Former March pub manager gambled away �2k of takings to replace cash he’d stolen
A PUB manager gambled away �2,000 of bar takings in a “moment of complete madness” as he tried to win enough cash to replace another �2,000 he had already stolen from his employers.
But Neil Rolfe had no luck at the bookies, and Wednesday he admitted stealing a total of �4,000 from the owners of the Coachmakers Arms in March.
The first discrepancy over the pub’s finances came to light when takings were not banked, prosecutor Emma Duckett told Fenland magistrates.
“He said he had either borrowed it to pay a debt or lent it to a friend,” said Miss Duckett.
His regional manager organised a repayment scheme, requiring Rolfe to repay �350 a week.
For the next two weeks the pub’s takings and an extra �350 was banked. But Rolfe failed to bank �1,800 takings the third week; and the pub failed to open.
“There was real concern,” said Miss Duckett. When contacted, Rolfe said he had “messed up,” and admitted gambling the week’s takings.
- 1 Man taken to hospital with serious injuries after B1098 crash
- 2 Family escape 'devastating fire' that ripped through home
- 3 Leslie 'faster, fitter, happier' after losing 10 stone in four months
- 4 House fire that killed two children will not have further electrical checks
- 5 Family pleased with 'huge reaction' thanks to charity Christmas lights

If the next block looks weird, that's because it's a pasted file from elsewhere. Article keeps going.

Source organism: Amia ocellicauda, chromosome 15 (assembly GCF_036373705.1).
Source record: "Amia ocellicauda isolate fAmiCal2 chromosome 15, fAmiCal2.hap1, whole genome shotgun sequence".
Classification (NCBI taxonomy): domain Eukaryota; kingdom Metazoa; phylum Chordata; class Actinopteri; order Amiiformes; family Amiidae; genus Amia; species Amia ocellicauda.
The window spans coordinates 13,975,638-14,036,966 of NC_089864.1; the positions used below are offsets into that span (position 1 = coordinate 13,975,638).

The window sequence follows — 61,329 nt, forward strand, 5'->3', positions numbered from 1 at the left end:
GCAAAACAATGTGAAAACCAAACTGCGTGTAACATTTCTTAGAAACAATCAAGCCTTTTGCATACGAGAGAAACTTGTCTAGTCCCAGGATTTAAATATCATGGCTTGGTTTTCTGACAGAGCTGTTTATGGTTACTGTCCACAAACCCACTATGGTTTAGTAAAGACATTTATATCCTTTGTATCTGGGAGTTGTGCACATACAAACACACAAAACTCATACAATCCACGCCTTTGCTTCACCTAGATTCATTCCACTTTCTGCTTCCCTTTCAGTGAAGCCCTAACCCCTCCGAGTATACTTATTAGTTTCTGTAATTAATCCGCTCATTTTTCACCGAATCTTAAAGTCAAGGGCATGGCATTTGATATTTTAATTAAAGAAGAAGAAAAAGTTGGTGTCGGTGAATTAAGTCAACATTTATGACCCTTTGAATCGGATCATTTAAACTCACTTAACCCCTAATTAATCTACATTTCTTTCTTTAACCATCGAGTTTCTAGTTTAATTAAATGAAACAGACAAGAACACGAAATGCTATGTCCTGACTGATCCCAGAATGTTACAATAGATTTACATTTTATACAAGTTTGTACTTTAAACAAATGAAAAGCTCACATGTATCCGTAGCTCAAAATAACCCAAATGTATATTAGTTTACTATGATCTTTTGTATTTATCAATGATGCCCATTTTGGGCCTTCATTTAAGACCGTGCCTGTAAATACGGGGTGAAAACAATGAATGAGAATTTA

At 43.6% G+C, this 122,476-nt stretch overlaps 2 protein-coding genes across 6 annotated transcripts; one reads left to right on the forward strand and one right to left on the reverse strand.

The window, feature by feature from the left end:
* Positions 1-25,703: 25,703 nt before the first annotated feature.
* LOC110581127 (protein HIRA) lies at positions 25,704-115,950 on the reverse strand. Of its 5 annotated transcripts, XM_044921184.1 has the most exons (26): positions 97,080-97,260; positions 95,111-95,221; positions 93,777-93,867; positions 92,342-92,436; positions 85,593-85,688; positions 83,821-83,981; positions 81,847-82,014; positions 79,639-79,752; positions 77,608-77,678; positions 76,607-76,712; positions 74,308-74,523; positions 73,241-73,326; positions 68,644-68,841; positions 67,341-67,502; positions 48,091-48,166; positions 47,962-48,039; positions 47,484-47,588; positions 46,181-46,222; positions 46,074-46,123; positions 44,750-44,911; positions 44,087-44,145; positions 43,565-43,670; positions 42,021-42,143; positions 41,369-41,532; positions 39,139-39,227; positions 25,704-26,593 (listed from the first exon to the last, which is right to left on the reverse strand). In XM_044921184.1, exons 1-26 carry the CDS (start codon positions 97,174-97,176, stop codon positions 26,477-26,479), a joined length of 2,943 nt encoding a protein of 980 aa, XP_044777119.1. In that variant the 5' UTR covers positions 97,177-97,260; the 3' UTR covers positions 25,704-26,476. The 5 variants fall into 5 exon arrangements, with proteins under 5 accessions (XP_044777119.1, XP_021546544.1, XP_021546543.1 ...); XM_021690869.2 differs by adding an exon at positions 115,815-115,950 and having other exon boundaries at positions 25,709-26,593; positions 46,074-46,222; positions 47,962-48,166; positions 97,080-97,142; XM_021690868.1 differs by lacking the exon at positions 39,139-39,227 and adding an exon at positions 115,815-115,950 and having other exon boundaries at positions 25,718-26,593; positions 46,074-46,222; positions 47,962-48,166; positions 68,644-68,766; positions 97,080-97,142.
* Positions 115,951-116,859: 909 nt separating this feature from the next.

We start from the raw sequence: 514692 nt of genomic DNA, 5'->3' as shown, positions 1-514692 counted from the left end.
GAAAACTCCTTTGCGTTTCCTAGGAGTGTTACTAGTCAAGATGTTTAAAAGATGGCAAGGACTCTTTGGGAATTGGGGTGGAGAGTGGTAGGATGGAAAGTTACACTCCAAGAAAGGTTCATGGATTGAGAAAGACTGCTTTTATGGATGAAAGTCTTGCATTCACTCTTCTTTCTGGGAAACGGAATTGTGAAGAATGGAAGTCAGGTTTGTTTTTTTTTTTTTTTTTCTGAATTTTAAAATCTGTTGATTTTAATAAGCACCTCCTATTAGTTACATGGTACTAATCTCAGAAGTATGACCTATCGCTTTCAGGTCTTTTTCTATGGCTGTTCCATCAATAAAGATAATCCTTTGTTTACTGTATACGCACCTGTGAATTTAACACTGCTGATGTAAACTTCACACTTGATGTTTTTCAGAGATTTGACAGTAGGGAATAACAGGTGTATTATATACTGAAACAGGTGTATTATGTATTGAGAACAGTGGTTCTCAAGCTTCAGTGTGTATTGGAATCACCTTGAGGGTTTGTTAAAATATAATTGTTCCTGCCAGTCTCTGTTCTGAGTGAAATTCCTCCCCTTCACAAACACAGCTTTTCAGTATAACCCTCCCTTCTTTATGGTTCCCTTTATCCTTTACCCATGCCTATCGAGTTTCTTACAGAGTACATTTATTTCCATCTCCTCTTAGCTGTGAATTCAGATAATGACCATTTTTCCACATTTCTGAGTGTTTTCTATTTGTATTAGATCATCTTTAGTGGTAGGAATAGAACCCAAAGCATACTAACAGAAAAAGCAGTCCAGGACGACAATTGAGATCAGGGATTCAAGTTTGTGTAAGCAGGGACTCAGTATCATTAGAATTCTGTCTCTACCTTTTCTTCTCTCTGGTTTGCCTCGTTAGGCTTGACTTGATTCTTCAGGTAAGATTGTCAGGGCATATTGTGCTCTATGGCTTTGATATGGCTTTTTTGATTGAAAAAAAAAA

- 6 Cambridgeshire individual diagnosed with Covid-19 Omicron variant
- 7 Bus ‘wars', Aids, Ely parking and a ’vote for fen man – for fen people’
- 8 Rachael takes bronze at national hairdressing competition
- 9 Primary school plans for new town take step forward
- 10 Four charged with modern slavery crimes on one woman
Miss Duckett added: “When arrested, Rolfe admitted taking �2,000 on two occasions, he said he had been struggling to pay wages, so used the takings. He had tried to gamble the second lot of money, to win back the first lot, but he was not successful.”
Pub owners Richbar Ltd accepted that Rolfe had stolen �4,000 and had repaid �700.
Rolfe, 60, of High Street, March, admitted stealing a quantity of money between March 29 and April 19.
Mitigating, solicitor David Chapple said: “This was a person in a position of trust, and on his own admission he stole less than �3,300 in three weeks.
“In a fit of madness he gambled �2,000, and inevitably lost the lot.”
Sentencing was adjourned until June 30.